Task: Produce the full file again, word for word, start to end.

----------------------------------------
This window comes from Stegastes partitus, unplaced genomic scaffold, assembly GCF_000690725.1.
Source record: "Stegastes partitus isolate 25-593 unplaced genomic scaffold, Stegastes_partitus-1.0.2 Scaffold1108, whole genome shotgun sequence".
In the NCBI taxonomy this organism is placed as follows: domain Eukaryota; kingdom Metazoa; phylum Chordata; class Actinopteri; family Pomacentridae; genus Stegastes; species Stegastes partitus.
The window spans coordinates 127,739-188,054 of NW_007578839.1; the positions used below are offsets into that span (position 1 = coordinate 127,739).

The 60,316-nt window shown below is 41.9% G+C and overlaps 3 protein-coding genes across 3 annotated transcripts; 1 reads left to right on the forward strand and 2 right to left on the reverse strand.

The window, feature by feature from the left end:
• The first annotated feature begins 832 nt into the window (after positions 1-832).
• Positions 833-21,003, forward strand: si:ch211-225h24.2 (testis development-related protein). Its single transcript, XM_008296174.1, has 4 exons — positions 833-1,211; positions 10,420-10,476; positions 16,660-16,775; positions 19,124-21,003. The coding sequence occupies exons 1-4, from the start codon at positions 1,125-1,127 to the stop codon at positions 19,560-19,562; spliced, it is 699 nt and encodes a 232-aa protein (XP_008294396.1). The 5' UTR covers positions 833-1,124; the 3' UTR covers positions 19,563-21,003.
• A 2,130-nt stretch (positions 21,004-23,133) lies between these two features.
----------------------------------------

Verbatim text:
This window comes from Stegastes partitus, unplaced genomic scaffold, assembly GCF_000690725.1.
Source record: "Stegastes partitus isolate 25-593 unplaced genomic scaffold, Stegastes_partitus-1.0.2 Scaffold1108, whole genome shotgun sequence".
In the NCBI taxonomy this organism is placed as follows: domain Eukaryota; kingdom Metazoa; phylum Chordata; class Actinopteri; family Pomacentridae; genus Stegastes; species Stegastes partitus.
The window spans coordinates 127,739-188,054 of NW_007578839.1; the positions used below are offsets into that span (position 1 = coordinate 127,739).

The 60,316-nt window shown below is 41.9% G+C and overlaps 3 protein-coding genes across 3 annotated transcripts; 1 reads left to right on the forward strand and 2 right to left on the reverse strand.

The window, feature by feature from the left end:
• The first annotated feature begins 832 nt into the window (after positions 1-832).
• Positions 833-21,003, forward strand: si:ch211-225h24.2 (testis development-related protein). Its single transcript, XM_008296174.1, has 4 exons — positions 833-1,211; positions 10,420-10,476; positions 16,660-16,775; positions 19,124-21,003. The coding sequence occupies exons 1-4, from the start codon at positions 1,125-1,127 to the stop codon at positions 19,560-19,562; spliced, it is 699 nt and encodes a 232-aa protein (XP_008294396.1). The 5' UTR covers positions 833-1,124; the 3' UTR covers positions 19,563-21,003.
• A 2,130-nt stretch (positions 21,004-23,133) lies between these two features.